Samuel Gregg writes for National Review Online about a philosophical divide that animates the fight over a proposal from U.S. Sen. Mitt Romney.

Debates about a universal child allowance aren’t usually the occasion for a war of words among politicians, commentators, and opinion writers. Yet that’s precisely what happened when Senator Mitt Romney proposed legislation in early February that would involve the U.S. government sending all but America’s wealthiest families $250 a month per child between six and 17 years old, and $350 a month for each child under the age of five.

Many social conservatives applauded the idea. Finally, they said, a senior Republican was taking seriously their concerns about Middle America’s economic struggles and doing something about it.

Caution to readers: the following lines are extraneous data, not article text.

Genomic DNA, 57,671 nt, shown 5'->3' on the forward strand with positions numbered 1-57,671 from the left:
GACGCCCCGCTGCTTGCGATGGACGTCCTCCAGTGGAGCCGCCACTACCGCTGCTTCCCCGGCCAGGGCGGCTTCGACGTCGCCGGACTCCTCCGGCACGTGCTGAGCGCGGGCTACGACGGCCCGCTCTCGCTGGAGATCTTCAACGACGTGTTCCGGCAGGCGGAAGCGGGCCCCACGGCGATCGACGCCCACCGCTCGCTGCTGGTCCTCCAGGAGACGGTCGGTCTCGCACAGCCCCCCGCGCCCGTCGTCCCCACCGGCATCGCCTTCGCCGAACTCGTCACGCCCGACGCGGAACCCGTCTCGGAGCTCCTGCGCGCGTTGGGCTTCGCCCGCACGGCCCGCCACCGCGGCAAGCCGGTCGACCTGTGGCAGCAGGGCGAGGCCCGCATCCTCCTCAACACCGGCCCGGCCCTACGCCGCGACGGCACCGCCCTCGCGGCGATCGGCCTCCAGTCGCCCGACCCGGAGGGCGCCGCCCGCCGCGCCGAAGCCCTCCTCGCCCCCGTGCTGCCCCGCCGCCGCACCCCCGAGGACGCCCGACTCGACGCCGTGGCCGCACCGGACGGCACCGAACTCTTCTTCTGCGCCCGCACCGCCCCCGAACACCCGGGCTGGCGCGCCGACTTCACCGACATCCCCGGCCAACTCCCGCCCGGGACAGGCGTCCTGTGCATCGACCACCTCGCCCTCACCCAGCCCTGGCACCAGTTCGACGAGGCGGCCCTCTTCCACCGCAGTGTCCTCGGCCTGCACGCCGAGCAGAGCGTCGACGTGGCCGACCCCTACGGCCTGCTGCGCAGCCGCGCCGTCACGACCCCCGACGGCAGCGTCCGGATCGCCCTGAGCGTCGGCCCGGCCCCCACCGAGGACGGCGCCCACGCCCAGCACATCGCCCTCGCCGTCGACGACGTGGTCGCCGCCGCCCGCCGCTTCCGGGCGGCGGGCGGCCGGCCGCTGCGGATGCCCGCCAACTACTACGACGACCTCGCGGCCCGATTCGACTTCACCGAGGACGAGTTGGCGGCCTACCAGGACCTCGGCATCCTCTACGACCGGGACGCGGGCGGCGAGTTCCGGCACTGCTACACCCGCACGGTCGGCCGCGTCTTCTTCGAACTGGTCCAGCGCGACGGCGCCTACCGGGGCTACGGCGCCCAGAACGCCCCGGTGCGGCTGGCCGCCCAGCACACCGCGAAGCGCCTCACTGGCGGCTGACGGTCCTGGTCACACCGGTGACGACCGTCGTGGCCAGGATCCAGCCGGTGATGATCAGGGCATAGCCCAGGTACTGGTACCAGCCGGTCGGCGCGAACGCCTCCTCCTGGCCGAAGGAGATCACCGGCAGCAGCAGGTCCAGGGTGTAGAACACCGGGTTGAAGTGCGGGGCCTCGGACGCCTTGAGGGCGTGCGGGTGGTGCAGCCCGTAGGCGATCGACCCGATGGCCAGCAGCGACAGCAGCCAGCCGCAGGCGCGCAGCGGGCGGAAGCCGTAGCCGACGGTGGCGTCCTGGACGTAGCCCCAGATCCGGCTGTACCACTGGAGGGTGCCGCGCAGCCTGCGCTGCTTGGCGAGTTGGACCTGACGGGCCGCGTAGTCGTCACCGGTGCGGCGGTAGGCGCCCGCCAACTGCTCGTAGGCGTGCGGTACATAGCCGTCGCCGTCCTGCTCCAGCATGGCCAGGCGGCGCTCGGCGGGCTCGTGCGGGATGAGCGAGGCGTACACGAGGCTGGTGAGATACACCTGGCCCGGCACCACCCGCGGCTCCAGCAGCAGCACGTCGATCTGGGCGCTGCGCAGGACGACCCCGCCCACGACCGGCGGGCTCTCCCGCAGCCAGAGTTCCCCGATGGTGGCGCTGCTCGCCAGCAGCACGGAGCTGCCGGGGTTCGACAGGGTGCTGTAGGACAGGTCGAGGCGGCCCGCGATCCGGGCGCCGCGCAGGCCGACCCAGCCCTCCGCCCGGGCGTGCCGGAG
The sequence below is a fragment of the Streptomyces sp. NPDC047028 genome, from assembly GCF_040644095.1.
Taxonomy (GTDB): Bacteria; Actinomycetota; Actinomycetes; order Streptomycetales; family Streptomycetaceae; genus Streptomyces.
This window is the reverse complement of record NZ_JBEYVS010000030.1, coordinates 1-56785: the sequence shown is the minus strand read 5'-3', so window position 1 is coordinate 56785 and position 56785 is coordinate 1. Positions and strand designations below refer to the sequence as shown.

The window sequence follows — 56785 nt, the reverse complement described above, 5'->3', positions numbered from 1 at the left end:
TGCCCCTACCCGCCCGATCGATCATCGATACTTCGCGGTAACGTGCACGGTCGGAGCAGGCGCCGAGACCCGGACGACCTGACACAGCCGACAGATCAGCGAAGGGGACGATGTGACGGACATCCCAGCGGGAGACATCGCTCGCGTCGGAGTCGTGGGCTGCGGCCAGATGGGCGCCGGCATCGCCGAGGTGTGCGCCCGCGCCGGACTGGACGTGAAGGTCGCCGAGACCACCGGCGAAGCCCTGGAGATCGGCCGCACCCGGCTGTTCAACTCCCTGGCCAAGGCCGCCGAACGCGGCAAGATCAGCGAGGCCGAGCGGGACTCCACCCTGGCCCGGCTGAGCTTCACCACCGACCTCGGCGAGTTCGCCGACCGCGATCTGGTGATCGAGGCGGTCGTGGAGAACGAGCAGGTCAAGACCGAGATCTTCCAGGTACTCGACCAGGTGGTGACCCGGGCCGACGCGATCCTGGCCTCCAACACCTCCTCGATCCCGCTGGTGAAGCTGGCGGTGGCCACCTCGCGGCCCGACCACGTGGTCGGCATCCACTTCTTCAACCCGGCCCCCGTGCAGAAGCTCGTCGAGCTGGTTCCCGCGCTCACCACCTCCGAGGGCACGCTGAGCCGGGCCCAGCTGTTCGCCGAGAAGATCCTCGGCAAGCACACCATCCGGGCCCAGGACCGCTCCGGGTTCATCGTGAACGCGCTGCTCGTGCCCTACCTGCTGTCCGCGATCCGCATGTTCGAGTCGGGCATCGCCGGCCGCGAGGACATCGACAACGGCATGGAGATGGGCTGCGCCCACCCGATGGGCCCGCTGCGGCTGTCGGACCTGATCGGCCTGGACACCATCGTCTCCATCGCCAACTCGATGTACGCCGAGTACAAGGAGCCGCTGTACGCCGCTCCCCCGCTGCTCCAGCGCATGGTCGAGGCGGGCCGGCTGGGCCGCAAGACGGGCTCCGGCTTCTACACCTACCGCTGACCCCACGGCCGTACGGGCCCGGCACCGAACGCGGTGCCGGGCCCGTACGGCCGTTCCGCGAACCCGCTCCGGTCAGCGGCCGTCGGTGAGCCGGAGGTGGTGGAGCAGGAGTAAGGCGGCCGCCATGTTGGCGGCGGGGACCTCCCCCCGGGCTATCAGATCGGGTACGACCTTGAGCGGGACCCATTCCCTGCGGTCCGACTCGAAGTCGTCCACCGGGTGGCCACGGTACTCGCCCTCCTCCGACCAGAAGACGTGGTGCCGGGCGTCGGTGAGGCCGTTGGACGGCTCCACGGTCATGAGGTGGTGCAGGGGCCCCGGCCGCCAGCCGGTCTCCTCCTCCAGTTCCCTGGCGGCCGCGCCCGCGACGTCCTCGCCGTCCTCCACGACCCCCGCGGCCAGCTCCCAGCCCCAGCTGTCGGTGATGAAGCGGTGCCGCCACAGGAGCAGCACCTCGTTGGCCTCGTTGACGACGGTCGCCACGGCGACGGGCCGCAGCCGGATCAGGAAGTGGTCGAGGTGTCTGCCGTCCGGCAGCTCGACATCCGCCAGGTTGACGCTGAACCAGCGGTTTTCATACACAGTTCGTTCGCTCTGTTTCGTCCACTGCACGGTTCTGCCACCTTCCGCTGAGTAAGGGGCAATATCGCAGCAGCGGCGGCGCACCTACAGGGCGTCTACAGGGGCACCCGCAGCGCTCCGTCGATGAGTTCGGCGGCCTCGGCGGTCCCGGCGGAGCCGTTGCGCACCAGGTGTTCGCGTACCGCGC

Fiscal conservatives tended to be less enthusiastic. While noting that Romney’s proposal would be partly funded by eliminating the child tax credit and reforming the earned-income tax credit, they maintained we need less government spending on entitlements, not more.

Things escalated from there. But the significance of the back-and-forth between these social and fiscal conservatives goes beyond the specifics of Romney’s proposition. Fiscal and social conservatives have always had their disagreements, even when they have formed alliances of convenience. Even those who consider themselves both fiscally and socially conservative recognize an occasional tension between the two. The eruption of words, however, over a proposal that would result in a net expenditure increase of $66 billion a year (which, by federal spending standards, is small change) reflects something else: a widening chasm on the right that, I suspect, is going to deepen.

In part, this is because both social and fiscal conservatives see a crisis enveloping America. They disagree, however, about what the crisis is. Again, the two tendencies can overlap, even within the same person. But real fissures have begun to emerge over what crisis is most important.